Regular grooming is a must
Published 9:00 am Tuesday, June 27, 2017
By Michelle Nelson
Michelle Nelson is the owner of The Pet Authority in Albert Lea.
Adding a professional groomer to The Pet Authority in May has been a real eye-opening experience for me. So many of us, including myself, forget how important regular grooming is for our pets, both at home and with the groomer. Here are some great grooming tips to work into your regular routine with your pet.
How often and what type of brush all depends on the type of hair coat.
Short hair requires minimal brushing with a rubber curry comb. Medium hair coats need weekly brushing with a double/single rake comb. Long hair coats need daily brushing with a double rake or straight comb. For doodles, use a pin brush and slicker daily. Proper brushing will keep your dogs (and cats) mat and tangle free. If your dog does become severely matted, your only option is to shave your dog completely or have your dog endure hours of painful combing to remove the mats. If you ever choose to shave your long-haired/double-coated dog, their hair may never grow back the same, so think twice before your choose to shave your dog and talk to the groomer.
How often you bathe your dog will all depend on the time of the year, activity and length of their hair coat. During the summer, all three of my dogs get a bath every two to three weeks, sometimes more often if they are playing in the mud or swimming in the pond. During the winter, I bathe about every 4 to 6 weeks. Brush your dog prior to bathing and use a dog shampoo (never a human shampoo as our skin and hair type are completely different than our pets) and rinse twice. Not rinsing well enough can cause dry, flaky and itchy skin. I like to use my hands to wash my dog as it allows me to find fleas or ticks, spot skin irritations or unusual lumps. Then I take a rubber curry comb and scrub to help remove even more dead hair.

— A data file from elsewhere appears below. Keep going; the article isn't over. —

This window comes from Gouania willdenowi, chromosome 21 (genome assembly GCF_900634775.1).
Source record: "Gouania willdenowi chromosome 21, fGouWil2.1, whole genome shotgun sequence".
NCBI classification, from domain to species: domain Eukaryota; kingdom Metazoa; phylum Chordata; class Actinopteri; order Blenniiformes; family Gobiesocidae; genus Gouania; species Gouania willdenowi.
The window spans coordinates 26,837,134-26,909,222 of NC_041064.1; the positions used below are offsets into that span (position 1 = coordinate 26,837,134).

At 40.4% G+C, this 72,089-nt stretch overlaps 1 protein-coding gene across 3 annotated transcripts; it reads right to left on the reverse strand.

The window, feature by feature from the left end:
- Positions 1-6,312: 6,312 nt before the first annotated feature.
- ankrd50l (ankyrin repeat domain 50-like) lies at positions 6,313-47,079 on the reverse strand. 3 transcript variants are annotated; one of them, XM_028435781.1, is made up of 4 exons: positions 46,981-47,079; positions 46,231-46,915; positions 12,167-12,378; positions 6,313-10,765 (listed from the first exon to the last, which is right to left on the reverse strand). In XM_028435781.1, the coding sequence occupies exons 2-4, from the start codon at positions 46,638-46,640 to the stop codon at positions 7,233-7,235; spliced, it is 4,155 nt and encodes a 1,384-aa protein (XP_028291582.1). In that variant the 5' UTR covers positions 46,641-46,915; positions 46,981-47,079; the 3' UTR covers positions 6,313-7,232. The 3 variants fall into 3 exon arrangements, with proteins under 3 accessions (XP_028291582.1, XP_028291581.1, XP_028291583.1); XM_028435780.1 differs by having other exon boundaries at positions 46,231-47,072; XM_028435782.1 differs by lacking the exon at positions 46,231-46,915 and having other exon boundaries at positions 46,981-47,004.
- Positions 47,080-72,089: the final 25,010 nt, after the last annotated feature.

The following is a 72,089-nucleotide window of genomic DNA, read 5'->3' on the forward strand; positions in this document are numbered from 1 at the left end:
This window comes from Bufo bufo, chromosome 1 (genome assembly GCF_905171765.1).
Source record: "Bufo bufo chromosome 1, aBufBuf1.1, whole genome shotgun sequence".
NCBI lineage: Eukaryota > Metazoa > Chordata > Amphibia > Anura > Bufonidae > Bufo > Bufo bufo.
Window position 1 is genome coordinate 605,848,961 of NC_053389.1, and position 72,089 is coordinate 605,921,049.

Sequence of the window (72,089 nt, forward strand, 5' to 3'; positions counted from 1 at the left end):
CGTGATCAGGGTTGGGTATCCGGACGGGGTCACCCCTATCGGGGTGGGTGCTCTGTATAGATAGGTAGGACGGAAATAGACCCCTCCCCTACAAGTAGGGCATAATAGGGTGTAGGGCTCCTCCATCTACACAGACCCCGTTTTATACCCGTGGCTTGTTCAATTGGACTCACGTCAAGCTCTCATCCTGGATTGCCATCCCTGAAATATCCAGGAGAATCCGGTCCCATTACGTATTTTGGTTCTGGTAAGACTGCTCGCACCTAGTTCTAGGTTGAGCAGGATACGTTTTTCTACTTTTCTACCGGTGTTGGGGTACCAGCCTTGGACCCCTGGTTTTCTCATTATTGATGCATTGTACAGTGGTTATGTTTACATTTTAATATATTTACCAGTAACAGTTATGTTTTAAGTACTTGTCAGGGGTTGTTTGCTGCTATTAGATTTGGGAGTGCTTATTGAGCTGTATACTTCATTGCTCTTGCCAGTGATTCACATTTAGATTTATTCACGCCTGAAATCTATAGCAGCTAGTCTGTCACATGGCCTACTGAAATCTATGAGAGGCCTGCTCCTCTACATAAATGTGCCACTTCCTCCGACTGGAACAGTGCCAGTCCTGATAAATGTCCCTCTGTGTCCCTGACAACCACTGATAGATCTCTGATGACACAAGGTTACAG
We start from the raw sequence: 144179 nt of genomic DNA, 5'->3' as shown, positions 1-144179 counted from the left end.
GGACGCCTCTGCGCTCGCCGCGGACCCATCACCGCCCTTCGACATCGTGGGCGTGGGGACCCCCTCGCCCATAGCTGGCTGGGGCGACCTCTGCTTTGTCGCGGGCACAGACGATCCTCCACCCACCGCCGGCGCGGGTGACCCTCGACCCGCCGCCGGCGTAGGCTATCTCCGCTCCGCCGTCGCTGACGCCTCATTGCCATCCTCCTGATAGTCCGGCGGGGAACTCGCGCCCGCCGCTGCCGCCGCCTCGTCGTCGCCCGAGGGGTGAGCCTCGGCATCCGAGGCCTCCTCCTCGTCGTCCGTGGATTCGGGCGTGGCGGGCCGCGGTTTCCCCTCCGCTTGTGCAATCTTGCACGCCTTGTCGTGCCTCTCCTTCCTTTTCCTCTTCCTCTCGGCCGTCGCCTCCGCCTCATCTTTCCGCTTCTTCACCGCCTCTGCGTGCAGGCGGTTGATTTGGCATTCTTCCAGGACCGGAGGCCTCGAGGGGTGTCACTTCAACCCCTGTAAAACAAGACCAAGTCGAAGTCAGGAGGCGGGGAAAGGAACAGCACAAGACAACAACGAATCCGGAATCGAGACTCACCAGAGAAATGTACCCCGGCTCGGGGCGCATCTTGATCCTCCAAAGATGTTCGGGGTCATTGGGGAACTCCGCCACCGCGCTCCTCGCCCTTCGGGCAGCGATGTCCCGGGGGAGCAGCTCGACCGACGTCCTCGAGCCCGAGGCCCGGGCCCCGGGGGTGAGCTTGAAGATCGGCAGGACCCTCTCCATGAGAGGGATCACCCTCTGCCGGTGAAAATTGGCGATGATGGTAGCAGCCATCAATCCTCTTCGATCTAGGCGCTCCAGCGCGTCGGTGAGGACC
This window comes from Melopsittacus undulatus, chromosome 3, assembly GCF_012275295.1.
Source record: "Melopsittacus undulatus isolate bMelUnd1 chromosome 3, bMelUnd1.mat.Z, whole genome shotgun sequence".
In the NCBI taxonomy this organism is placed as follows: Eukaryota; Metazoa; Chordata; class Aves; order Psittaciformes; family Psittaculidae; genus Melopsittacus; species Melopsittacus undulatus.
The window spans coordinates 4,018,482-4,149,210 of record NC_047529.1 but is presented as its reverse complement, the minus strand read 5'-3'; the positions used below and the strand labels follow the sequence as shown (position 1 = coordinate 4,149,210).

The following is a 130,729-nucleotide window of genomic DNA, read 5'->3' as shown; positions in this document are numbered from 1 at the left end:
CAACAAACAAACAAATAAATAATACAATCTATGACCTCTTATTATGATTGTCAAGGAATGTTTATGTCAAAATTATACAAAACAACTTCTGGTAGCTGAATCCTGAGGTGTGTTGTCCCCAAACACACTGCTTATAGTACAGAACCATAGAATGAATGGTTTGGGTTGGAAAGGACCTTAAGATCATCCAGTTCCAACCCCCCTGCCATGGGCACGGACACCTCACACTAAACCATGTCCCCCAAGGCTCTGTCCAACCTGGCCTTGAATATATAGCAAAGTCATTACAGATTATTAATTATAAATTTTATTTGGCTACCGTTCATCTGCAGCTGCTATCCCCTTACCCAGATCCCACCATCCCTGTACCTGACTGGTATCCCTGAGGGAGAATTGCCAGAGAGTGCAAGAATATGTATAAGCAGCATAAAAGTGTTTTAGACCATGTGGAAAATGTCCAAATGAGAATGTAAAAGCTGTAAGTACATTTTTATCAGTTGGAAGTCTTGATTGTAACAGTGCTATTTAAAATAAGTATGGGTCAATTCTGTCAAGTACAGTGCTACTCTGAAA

This is often one of the most overlooked grooming aspects by many pet owners, due to fear of cutting the quick (blood vessel) in the dog’s nail. What many dog owners don’t realize is that long toe nails change the natural alignment of leg bones which adds torque or twisting to the joints, resulting in possible injury and unnecessary pain for the dog. The average dog needs their nails trimmed every three to four weeks. My dog Beau runs enough outside that he wears his nails down and I don’t ever have to trim them. Reggie, on the other hand, spends most of his day sleeping, so I need to have his trimmed every three weeks. If you hear a “click” on the floor when your dog walks, it’s time for a nail trim. Get yourself a good clipper or visit your groomer regularly for proper nail trimming.
Exercise and treats
If your dog is not a big fan of brushing, bathing or nail trimming or just simply will not sit still, taking a nice long walk to release some of that energy will make the entire process much more enjoyable for both you, your groomer and your dog. And always end each of the above tasks with some of their favorite treats for a job well done.